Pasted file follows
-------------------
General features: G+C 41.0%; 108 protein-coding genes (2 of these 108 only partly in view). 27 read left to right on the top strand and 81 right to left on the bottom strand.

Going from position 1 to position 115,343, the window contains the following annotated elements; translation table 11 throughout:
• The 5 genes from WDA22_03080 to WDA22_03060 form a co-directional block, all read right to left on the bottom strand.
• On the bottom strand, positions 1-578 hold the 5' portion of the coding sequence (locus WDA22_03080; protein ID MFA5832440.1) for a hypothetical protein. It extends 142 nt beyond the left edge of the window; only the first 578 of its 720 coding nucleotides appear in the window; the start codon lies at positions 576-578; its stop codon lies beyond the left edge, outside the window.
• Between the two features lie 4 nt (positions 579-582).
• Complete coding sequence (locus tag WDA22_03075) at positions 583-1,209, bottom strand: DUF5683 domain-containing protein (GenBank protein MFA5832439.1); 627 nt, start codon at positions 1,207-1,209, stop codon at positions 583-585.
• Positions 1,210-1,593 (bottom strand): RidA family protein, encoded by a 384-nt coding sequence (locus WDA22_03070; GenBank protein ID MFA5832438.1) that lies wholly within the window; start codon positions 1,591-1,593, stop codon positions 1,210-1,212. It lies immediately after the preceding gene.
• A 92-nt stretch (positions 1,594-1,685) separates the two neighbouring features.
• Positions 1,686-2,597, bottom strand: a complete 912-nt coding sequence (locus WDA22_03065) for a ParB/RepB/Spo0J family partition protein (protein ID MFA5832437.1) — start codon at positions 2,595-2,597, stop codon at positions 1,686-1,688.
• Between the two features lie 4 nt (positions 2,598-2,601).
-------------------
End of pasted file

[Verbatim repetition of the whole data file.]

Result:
General features: G+C 41.0%; 108 protein-coding genes (2 of these 108 only partly in view). 27 read left to right on the top strand and 81 right to left on the bottom strand.

Going from position 1 to position 115,343, the window contains the following annotated elements; translation table 11 throughout:
• The 5 genes from WDA22_03080 to WDA22_03060 form a co-directional block, all read right to left on the bottom strand.
• On the bottom strand, positions 1-578 hold the 5' portion of the coding sequence (locus WDA22_03080; protein ID MFA5832440.1) for a hypothetical protein. It extends 142 nt beyond the left edge of the window; only the first 578 of its 720 coding nucleotides appear in the window; the start codon lies at positions 576-578; its stop codon lies beyond the left edge, outside the window.
• Between the two features lie 4 nt (positions 579-582).
• Complete coding sequence (locus tag WDA22_03075) at positions 583-1,209, bottom strand: DUF5683 domain-containing protein (GenBank protein MFA5832439.1); 627 nt, start codon at positions 1,207-1,209, stop codon at positions 583-585.
• Positions 1,210-1,593 (bottom strand): RidA family protein, encoded by a 384-nt coding sequence (locus WDA22_03070; GenBank protein ID MFA5832438.1) that lies wholly within the window; start codon positions 1,591-1,593, stop codon positions 1,210-1,212. It lies immediately after the preceding gene.
• A 92-nt stretch (positions 1,594-1,685) separates the two neighbouring features.
• Positions 1,686-2,597, bottom strand: a complete 912-nt coding sequence (locus WDA22_03065) for a ParB/RepB/Spo0J family partition protein (protein ID MFA5832437.1) — start codon at positions 2,595-2,597, stop codon at positions 1,686-1,688.
• Between the two features lie 4 nt (positions 2,598-2,601).